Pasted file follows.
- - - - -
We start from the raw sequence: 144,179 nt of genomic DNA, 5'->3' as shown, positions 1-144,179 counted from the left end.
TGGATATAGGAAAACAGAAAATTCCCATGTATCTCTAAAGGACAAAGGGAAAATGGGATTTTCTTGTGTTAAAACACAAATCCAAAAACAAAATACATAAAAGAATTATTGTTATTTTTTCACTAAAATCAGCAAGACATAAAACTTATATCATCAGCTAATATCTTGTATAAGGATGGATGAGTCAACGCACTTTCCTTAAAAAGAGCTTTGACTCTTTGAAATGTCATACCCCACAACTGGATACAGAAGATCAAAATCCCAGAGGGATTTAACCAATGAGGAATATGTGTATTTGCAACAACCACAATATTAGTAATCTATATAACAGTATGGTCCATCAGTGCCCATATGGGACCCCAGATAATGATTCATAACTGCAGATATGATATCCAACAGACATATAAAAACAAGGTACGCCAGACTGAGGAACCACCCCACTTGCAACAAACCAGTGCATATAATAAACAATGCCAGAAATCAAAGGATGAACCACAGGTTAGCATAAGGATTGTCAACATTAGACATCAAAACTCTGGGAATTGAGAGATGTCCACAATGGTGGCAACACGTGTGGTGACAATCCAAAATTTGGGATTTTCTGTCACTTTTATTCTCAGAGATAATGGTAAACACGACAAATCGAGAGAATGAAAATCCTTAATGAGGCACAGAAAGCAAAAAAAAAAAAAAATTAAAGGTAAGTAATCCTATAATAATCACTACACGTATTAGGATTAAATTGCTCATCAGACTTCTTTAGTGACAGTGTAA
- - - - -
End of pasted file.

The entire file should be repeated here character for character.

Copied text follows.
We start from the raw sequence: 144,179 nt of genomic DNA, 5'->3' as shown, positions 1-144,179 counted from the left end.
TGGATATAGGAAAACAGAAAATTCCCATGTATCTCTAAAGGACAAAGGGAAAATGGGATTTTCTTGTGTTAAAACACAAATCCAAAAACAAAATACATAAAAGAATTATTGTTATTTTTTCACTAAAATCAGCAAGACATAAAACTTATATCATCAGCTAATATCTTGTATAAGGATGGATGAGTCAACGCACTTTCCTTAAAAAGAGCTTTGACTCTTTGAAATGTCATACCCCACAACTGGATACAGAAGATCAAAATCCCAGAGGGATTTAACCAATGAGGAATATGTGTATTTGCAACAACCACAATATTAGTAATCTATATAACAGTATGGTCCATCAGTGCCCATATGGGACCCCAGATAATGATTCATAACTGCAGATATGATATCCAACAGACATATAAAAACAAGGTACGCCAGACTGAGGAACCACCCCACTTGCAACAAACCAGTGCATATAATAAACAATGCCAGAAATCAAAGGATGAACCACAGGTTAGCATAAGGATTGTCAACATTAGACATCAAAACTCTGGGAATTGAGAGATGTCCACAATGGTGGCAACACGTGTGGTGACAATCCAAAATTTGGGATTTTCTGTCACTTTTATTCTCAGAGATAATGGTAAACACGACAAATCGAGAGAATGAAAATCCTTAATGAGGCACAGAAAGCAAAAAAAAAAAAAAATTAAAGGTAAGTAATCCTATAATAATCACTACACGTATTAGGATTAAATTGCTCATCAGACTTCTTTAGTGACAGTGTAA